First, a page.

Over the course of 40 years, the Shelter Island 10K has stood out from the ever increasing number of summertime charity road races on the East End, and this year, as it marks a milestone, it will be even more special.
Some of the biggest names in long-distance racing will be on hand, along with recreational runners of all ages and abilities, to commemorate the 40th year of the race, which raises money for several local charities. The 10K and 5K run/walk are set for this Saturday, June 15, at 5:30 p.m. It promises to be as popular as ever, with 1,000 runners signed up to participate.
The Shelter Island 10K is an event that has always paid homage to the history of road running and will certainly have the star power to prove it this weekend. The race always attracts top talent, with some of the best young Kenyan and Ethiopian runners making the trek to participate, but race organizers also made a special effort this year to honor older runners, many of whom were in the prime of their careers during the race’s inaugural season 39 years ago. Some of them have become Shelter Island 10K regulars over the years, including former Olympian Bill Rodgers, a four-time winner of both the New York City and Boston marathons, and Joan Benoit Samuelson, an Olympic gold medalist and first-ever women’s Olympic marathon champion. Veteran marathon runner George A. Hirsch, who is the chairman of the board of the New York Road Runners and publisher of Runner’s World, will also be on hand, along with Amby Burfoot, an author, motivational speaker and winner of the 1968 Boston Marathon. Jon Sinclair and his wife, Kim Jones, are scheduled to attend, along with Keith Brantley. Sinclair is one of the winningest long-distance runners in the country’s history, and Jones is a former elite marathon runner as well, while Brantly is also a former elite marathoner who competed in the 1996 Olympics.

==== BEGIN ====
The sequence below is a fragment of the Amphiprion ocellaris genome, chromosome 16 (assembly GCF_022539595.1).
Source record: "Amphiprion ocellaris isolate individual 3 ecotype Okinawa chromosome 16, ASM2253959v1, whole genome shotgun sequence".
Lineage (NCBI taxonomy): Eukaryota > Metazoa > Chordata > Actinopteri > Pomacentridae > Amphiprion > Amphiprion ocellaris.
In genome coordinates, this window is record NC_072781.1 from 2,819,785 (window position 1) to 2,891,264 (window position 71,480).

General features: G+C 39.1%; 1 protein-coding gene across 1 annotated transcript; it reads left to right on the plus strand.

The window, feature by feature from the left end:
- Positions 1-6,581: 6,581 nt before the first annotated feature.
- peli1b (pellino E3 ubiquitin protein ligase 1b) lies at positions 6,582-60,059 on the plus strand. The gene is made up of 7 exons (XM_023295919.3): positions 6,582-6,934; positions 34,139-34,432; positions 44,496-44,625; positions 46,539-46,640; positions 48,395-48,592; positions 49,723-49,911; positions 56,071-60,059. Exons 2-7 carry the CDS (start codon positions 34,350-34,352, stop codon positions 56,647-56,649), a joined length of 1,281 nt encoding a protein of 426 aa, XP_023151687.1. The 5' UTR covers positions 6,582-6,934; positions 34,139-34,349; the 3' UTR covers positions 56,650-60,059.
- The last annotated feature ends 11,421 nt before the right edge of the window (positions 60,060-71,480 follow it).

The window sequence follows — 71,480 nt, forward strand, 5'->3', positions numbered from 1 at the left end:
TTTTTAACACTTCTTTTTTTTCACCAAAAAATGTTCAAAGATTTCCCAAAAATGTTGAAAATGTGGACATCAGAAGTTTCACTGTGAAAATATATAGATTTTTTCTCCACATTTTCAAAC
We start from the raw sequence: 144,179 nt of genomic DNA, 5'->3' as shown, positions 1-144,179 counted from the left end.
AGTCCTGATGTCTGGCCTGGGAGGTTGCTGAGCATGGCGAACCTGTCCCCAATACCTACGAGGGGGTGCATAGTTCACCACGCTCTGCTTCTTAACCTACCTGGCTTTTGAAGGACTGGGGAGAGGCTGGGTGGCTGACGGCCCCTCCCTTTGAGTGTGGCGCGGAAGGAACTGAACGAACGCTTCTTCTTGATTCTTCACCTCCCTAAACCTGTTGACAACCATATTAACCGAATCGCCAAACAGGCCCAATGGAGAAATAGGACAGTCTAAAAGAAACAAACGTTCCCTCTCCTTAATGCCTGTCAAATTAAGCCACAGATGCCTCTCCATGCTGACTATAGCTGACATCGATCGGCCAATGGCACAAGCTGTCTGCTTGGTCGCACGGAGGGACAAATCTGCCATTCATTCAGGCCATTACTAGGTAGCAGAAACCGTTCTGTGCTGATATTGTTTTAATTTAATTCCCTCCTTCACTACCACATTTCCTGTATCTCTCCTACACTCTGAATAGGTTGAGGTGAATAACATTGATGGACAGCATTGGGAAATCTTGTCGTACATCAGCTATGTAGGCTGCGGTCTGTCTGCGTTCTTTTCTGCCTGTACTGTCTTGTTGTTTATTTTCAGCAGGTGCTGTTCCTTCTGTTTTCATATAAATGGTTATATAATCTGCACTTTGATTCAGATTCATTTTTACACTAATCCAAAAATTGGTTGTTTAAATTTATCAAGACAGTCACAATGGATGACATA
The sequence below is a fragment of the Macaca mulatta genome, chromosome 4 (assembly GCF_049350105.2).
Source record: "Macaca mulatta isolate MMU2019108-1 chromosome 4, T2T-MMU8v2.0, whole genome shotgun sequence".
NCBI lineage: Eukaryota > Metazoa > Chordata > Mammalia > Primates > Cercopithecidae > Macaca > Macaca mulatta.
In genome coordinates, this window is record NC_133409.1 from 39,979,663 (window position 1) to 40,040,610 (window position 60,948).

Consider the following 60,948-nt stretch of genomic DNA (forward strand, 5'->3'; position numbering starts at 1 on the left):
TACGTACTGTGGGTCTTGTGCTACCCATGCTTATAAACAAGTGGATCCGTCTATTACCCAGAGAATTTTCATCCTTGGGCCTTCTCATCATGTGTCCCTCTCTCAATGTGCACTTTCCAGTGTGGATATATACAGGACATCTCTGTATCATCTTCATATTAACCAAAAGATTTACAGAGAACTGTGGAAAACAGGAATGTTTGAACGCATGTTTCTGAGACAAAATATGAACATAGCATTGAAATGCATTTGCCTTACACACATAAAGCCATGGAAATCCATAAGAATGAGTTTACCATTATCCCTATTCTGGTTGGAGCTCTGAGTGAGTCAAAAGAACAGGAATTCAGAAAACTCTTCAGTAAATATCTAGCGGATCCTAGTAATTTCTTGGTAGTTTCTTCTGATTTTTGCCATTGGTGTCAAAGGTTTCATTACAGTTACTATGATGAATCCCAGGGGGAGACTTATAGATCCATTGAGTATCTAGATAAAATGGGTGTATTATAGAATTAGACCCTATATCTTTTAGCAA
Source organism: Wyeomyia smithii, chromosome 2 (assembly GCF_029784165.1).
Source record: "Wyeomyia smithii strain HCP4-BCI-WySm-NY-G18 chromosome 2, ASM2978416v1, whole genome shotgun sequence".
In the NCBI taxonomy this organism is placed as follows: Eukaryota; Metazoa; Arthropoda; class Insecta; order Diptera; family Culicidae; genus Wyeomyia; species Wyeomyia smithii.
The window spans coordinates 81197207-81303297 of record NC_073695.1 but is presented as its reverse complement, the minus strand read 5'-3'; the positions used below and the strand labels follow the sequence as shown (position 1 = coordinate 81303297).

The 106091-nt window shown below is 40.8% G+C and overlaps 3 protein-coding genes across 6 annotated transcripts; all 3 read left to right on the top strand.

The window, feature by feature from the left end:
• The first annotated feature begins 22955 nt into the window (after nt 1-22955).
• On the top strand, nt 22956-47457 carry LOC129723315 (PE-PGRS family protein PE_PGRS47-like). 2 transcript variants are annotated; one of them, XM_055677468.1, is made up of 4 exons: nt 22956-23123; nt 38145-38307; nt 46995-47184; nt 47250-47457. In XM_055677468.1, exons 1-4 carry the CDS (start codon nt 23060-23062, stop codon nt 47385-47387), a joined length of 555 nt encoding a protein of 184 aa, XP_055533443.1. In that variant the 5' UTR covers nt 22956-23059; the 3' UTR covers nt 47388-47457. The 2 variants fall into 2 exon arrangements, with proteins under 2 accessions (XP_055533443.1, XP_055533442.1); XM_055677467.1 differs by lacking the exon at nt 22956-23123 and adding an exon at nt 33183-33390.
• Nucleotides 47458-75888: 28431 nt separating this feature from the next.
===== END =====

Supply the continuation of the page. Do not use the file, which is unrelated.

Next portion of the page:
New to the race this year will be Benji Durden and Kyle Heffner, and their presence is a nice homage to what was going on in the running world at the time the Shelter Island race was created. Heffner and Durden both qualified for the U.S. Olympic team in 1980 but were unable to compete at that year’s games in Moscow because of the U.S. boycott.
Heffner and Durden spoke earlier this week in the leadup to the race and said they are excited to participate and revisit that time in their lives. Heffner referred to making the Olympic marathon team as “the pinnacle” of a competitive career that has had its ups and downs. After the disappointment of not being able to compete in Moscow, he came back to the trials in 1984, but finished 22nd while suffering from viral pneumonia. A few years later, he was officially retired, but he and Durden finally had the chance to run competitively in Moscow during the 1986 Goodwill Games in that city. It was a brutally hot day, and Heffner was the only one from the U.S. contingent who was able to finish the race. Traveling the world to compete in prestigious races was a part of life for both Heffner and Durden during that time. At the end of the year in 1980, they were both invited to compete in the Fukuoka Marathon in Japan, which Heffner described as the most prestigious marathon in the world.
Another similarity Heffner and Durden have shared is their refusal to give up competitive running, even as they are now in their mid 60s. Heffner took a long break from serious training when he was in his 30s, but picked it back up again later in life, and even strongly considered competing in the 2012 Olympic trials for the marathon. Ultimately, he declined to do so, saying he didn’t want to “be in the way,” but he did run the Houston Marathon that year, winning his age group in 2:44. After that, he ran in the Boston Marathon and, at the age of 57, won his age group by six minutes with a time of 2:48. It was 31 years after he’d run the Boston Marathon for the first time, when he placed ninth overall in 2:12:31.
Continuing to push himself has been a theme for Durden as well. In 2013, he finished his goal of competing in a marathon in all 50 states and was pleased with the fact that he finished all of those marathons in less than four hours. Looking back on his competitive days in the 1980s, Durden also said that making the Olympic team was a highlight, and also a turning point in his life as a competitive runner.